Cross-sectional, Mendez-Maestro et al. (2020)18 Y Y Y Y N N Y Y - - -
Retrospective cohort, Recalcati et al. (2021)16 Y Y Y N N N Y N/A N/A N/A Y
Prospective cohort, Rekhtman et al. (2021)17 Y Y Y N N N Y Y Y N/A Y
Legend: Y, Yes; N, No; N/A, Not applicable; Dash (-), no response necessary based on study type; Q1 (Cross-sectional) Were the criteria for inclusion in the sample clearly defined? Q1 (Cohort) Were the two groups similar and recruited from the same population? Q2 (Cross-sectional) Were the study subjects and the setting described in detail? Q2 (Cohort) Were the exposures measured similarly to assign people to both exposed and unexposed groups? Q3 (Cross-sectional). Was the exposure measured in a valid and reliable way? Q3 (Cohort) Was the exposure measured in a valid and reliable way? Q4 (Cross-sectional) Were objective, standard criteria used for measurement of the condition? Q4 (Cohort) Were confounding factors identified? Q5 (Cross-sectional) Were confounding factors identified? Q5 (Cohort) Were strategies to deal with confounding factors stated? Q6 (Cross-sectional) Were strategies to deal with confounding factors stated? Q6 (Cohort) Were the groups/participants free of the outcome at the start of the study (or at the moment of exposure)? Q7 (Cross-sectional) Were the outcomes measured in a valid and reliable way? Q7 (Cohort) Were the outcomes measured in a valid and reliable way? Q8 (Cross-sectional) Was appropriate statistical analysis used? Q8 (Cohort) Was the follow up time reported and sufficient to be long enough for outcomes to occur? Q9 (Cohort only) Was follow up complete, and if not, were the reasons to loss to follow up described and explored? Q10 (Cohort only) Were strategies to address incomplete follow up utilized? Q11 (Cohort only) Was appropriate statistical analysis used?

Patient Demographics

The included studies yielded information on 29 patients. Sex and specific ages were evaluable for eleven of the thirteen studies (19 cases). There were 8 males and 11 females. Ages ranged from 19–82 years. The remaining studies provided age ranges for their entire cohorts and minimum (55) and maximum (77) ages could be deduced. Race was generally unreported. Regarding geographic distribution, four studies included nine patients exclusively from United States of America,15, 17, 20, 25 while six studies (13 patients) were reported from continental Europe (Spain, Germany and Italy).13, 16, 18, 2224 Four patients were collaboratively reported between the United States of America and Brazil,14 one study detailing 2 patients from Qatar17 and a single patient was reported from Southeast Asia (Singapore).19

Clinical Characteristics

Regarding clinical presentation, twelve studies reported hospitalization status;1324 15 outpatient and 16 inpatient cases were reported (unreported in one study of three patients).25 Details regarding temporal relationship of the eruption to the overall course of disease was available for 9 cases with pseudo-chilblains occurring on day 1 (n=3), day 3 (n=1), day 13 (n=1), 2 weeks (n=2), 3 weeks n=1) and 6 weeks (n=1) after onset of other COVID-19 related symptoms.13, 14, 16, 20, 2224 Exposure to cold/damp was excluded in four studies, (10/29 cases) and unreported in the remainder.15, 16, 18, 20 Anatomical locations included toes/feet, hand/fingers, ears, arms and legs. 28/29 patients had involvement of hands/feet/digits. There were two reports of ear involvement, one patient with an ear-only lesion.14, 24 Toes/feet were the most commonly reported single location. Chilblains-related symptomatology was reported in 21 patients (nine studies), with 7 experiencing symptoms (pain/pruritus/swelling) and 14 were asymptomatic. 14, 15, 1824 Presence of extracutaneous symptoms of COVID-19 was evaluable for twelve studies. Although specific details were only provided for ten studies,1316, 1924 two studies were taken from inpatient cohorts of subjects admitted for COVID-19-related complications,17, 18 and so had extracutaneous features. One study did not comment on symptoms.25 Extracutaneous COVID-19 symptoms were experienced in 17 cases (including fever, headache, diarrhea, respiratory symptoms and sensory disturbances) and 9 cases lacked extracutaneous manifestations. Resolution timelines could be assessed in eight studies (13 cases). 1316, 19, 20, 22, 24 Three cases resolved at < 7 days, 4 cases between 8–14 days, 2 cases between 15–21 days and 4 cases took >21 days (maximum of >50 days). Pseudo-chilblains management was detailed in eight studies with 2 patients receiving analgesics (non-steroidal anti-inflammatory drug and paracetamol), 1 receiving low molecular weight heparin and aspirin, 1 receiving heparin and methylprednisolone and 11 observed.13,1620,22,23 Five studies (5 cases) highlighted the temporal relationship of pseudo-chilblains to COVID-19 testing; recognition of eruption triggered COVID-19 testing in 4 of these patients.13, 15, 19, 20,24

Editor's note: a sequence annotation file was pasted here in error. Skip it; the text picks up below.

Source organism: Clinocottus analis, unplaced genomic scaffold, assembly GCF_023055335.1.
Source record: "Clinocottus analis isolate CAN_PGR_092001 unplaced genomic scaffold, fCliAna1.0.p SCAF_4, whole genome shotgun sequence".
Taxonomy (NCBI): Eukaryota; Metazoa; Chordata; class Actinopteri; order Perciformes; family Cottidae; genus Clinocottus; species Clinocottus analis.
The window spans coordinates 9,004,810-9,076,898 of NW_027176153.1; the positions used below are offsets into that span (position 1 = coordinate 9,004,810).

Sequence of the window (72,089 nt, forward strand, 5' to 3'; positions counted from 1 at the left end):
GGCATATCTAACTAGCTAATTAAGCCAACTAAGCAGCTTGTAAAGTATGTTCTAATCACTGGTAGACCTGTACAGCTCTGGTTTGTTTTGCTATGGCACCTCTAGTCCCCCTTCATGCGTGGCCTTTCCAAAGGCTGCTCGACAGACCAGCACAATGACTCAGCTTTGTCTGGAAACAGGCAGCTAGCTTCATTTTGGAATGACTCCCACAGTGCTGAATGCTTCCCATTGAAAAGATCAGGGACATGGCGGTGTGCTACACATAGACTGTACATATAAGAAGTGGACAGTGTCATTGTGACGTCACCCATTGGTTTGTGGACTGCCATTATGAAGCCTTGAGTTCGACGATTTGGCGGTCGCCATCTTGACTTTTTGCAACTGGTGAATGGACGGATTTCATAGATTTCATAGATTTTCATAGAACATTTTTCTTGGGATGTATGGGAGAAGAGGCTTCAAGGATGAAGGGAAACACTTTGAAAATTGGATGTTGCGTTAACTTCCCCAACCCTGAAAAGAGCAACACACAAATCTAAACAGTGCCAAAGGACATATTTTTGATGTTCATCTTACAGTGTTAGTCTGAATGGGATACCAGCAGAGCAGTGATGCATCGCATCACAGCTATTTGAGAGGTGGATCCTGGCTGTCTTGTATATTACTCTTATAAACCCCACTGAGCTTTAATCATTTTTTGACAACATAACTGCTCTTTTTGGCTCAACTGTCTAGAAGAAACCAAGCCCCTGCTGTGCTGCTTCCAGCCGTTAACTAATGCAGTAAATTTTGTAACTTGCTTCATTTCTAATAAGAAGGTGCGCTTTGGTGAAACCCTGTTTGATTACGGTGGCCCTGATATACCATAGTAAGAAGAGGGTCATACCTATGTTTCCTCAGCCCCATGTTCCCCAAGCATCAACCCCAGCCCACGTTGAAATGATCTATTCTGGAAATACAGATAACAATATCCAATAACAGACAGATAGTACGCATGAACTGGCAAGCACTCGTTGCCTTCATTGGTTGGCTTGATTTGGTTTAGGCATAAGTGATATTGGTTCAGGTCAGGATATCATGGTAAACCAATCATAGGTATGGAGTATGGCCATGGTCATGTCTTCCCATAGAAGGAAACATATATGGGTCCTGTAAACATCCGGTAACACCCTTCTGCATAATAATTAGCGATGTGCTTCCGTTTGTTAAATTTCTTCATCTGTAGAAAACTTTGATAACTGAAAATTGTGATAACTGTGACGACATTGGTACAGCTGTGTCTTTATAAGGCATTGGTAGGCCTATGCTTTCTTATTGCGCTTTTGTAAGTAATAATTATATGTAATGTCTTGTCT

Biopsies were performed in five of 13 studies,13, 14, 16, 23, 25 although it was unclear whether all patients were sampled in two of these reports.14, 16 Two patterns were seen; 1) spongiotic/dyshidrotic dermatitis, necrotic keratinocytes and a superficial perivascular lymphocytic infiltrate and 2) a perivascular +/- periadnexal lymphocytic infiltrate. The latter pattern accounted for at least five cases.13, 16, 25 Immunohistochemistry/immunofluorescence was performed in three studies (5 cases) using antibodies against the COVID-19 spike protein (SARS-CoV/SARS-CoV-2 spike 1A9; GeneTex, Inc., Irvine, CA, USA and Sino Biological, 40?150-T62-COV) while ISH was concurrently performed in one paper (Advanced Cell Diagnostics anti-SARS-CoV-2 SP probe V-nCoV2019-S, performed on the Leica BOND-III platform, Wetzlar, Germany). 13, 23, 24 Although ISH was negative, IHC detected SARS-CoV-2 spike protein (granular staining pattern) localized to vascular endothelium in all five cases with concurrent eccrine gland positivity in 3 patients. Direct immunofluorescence performed in one patient revealed perivascular deposition of C3, C5b-9 and C1q. 13